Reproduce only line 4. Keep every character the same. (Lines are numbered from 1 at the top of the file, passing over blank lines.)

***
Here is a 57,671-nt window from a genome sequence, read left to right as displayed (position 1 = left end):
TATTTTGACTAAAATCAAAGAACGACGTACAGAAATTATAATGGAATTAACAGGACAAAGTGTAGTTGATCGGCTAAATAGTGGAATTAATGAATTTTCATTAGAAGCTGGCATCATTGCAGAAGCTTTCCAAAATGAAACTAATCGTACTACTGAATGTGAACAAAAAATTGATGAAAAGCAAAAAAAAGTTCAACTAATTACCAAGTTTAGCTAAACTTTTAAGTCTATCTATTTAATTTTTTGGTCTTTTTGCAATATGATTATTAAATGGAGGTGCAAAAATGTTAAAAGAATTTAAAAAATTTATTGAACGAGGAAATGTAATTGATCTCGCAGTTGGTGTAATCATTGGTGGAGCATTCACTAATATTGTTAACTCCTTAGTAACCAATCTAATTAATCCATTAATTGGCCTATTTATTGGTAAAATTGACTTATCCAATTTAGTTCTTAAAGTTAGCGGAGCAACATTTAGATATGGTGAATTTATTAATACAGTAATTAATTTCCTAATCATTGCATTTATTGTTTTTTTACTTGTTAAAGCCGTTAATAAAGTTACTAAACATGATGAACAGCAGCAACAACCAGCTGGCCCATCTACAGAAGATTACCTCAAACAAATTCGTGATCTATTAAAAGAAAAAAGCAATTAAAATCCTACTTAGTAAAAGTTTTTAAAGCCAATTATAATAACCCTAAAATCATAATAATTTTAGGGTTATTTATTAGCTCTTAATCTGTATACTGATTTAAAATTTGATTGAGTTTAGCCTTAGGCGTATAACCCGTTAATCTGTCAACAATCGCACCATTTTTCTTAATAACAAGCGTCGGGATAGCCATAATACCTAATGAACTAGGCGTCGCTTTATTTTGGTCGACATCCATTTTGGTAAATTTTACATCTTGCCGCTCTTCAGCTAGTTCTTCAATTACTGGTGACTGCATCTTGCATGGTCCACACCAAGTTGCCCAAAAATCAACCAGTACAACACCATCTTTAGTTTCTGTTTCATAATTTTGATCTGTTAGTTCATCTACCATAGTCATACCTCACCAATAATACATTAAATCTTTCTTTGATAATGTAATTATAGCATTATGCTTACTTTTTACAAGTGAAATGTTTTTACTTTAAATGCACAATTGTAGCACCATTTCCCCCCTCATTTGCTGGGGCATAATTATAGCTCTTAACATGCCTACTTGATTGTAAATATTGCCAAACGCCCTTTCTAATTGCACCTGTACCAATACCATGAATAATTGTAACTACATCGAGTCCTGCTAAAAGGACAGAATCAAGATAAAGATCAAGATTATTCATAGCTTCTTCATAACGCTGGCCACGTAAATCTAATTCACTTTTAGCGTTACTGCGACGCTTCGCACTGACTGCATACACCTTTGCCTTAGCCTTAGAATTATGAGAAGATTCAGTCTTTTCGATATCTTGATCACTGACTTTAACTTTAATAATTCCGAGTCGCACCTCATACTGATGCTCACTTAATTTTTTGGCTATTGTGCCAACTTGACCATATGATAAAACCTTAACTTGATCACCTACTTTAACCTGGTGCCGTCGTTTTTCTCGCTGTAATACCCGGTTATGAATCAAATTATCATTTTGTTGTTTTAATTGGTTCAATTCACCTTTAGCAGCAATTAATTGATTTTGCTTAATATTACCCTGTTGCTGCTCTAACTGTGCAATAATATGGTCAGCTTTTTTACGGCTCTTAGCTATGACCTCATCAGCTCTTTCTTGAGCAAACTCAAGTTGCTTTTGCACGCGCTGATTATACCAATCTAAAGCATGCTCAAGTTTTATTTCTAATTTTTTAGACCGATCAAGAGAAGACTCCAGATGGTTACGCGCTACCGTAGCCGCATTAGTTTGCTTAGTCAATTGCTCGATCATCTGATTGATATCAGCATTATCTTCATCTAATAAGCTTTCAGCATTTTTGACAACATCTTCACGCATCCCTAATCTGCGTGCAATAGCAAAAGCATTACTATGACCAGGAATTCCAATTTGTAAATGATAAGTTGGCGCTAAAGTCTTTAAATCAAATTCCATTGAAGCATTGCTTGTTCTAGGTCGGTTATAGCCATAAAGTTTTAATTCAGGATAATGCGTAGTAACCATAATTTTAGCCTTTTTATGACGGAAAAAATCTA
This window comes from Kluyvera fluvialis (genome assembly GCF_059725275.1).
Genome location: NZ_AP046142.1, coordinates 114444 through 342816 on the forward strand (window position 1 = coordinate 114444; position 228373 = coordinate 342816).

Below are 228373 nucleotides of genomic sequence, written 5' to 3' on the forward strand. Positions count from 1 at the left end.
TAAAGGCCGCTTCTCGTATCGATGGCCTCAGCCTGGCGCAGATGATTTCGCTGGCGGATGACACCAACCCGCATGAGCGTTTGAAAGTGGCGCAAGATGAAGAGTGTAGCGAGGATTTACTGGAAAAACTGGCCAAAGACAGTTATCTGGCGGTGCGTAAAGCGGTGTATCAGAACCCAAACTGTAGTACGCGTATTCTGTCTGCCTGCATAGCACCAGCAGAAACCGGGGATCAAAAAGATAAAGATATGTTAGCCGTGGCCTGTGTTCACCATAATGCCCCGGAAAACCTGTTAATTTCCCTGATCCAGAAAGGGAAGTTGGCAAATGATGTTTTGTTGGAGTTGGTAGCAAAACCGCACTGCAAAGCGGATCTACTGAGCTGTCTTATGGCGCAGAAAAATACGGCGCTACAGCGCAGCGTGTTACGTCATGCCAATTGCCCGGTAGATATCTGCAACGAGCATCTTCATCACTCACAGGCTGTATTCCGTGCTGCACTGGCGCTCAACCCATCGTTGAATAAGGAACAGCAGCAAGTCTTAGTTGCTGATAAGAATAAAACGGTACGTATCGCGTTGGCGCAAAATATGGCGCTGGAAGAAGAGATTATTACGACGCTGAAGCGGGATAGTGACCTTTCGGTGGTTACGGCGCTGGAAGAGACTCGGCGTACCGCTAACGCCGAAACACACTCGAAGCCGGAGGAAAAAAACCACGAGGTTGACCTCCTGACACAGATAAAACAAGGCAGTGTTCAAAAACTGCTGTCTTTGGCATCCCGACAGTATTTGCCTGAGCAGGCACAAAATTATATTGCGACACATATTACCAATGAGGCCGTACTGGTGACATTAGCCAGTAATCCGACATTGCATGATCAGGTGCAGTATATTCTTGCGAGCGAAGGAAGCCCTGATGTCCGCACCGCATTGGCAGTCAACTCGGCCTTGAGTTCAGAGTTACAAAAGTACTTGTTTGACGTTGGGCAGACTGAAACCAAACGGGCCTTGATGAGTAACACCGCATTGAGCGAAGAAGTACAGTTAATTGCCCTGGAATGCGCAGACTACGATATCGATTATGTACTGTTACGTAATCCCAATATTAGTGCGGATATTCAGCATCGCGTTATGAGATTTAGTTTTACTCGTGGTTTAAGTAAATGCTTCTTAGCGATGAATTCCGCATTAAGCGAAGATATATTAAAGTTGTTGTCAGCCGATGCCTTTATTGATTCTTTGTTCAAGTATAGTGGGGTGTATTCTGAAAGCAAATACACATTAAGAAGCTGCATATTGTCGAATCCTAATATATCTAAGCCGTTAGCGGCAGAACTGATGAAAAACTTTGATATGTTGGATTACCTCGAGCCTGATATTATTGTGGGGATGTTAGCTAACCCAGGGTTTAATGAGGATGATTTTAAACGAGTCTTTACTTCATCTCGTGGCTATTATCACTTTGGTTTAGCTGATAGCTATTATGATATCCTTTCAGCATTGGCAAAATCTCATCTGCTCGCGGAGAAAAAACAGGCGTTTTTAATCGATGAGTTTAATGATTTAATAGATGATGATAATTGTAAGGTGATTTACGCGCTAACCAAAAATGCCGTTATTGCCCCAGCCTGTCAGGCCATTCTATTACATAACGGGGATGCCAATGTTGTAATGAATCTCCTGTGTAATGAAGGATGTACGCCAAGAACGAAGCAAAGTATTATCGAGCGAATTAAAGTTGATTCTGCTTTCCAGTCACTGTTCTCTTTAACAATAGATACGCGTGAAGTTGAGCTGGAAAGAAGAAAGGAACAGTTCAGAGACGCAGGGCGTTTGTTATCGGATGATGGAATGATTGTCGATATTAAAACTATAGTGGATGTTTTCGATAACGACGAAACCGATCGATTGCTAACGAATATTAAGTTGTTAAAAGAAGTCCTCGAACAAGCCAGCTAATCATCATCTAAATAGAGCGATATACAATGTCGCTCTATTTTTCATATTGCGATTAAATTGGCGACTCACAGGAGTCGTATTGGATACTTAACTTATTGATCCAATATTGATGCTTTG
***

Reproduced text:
Genome location: NZ_AP046142.1, coordinates 114444 through 342816 on the forward strand (window position 1 = coordinate 114444; position 228373 = coordinate 342816).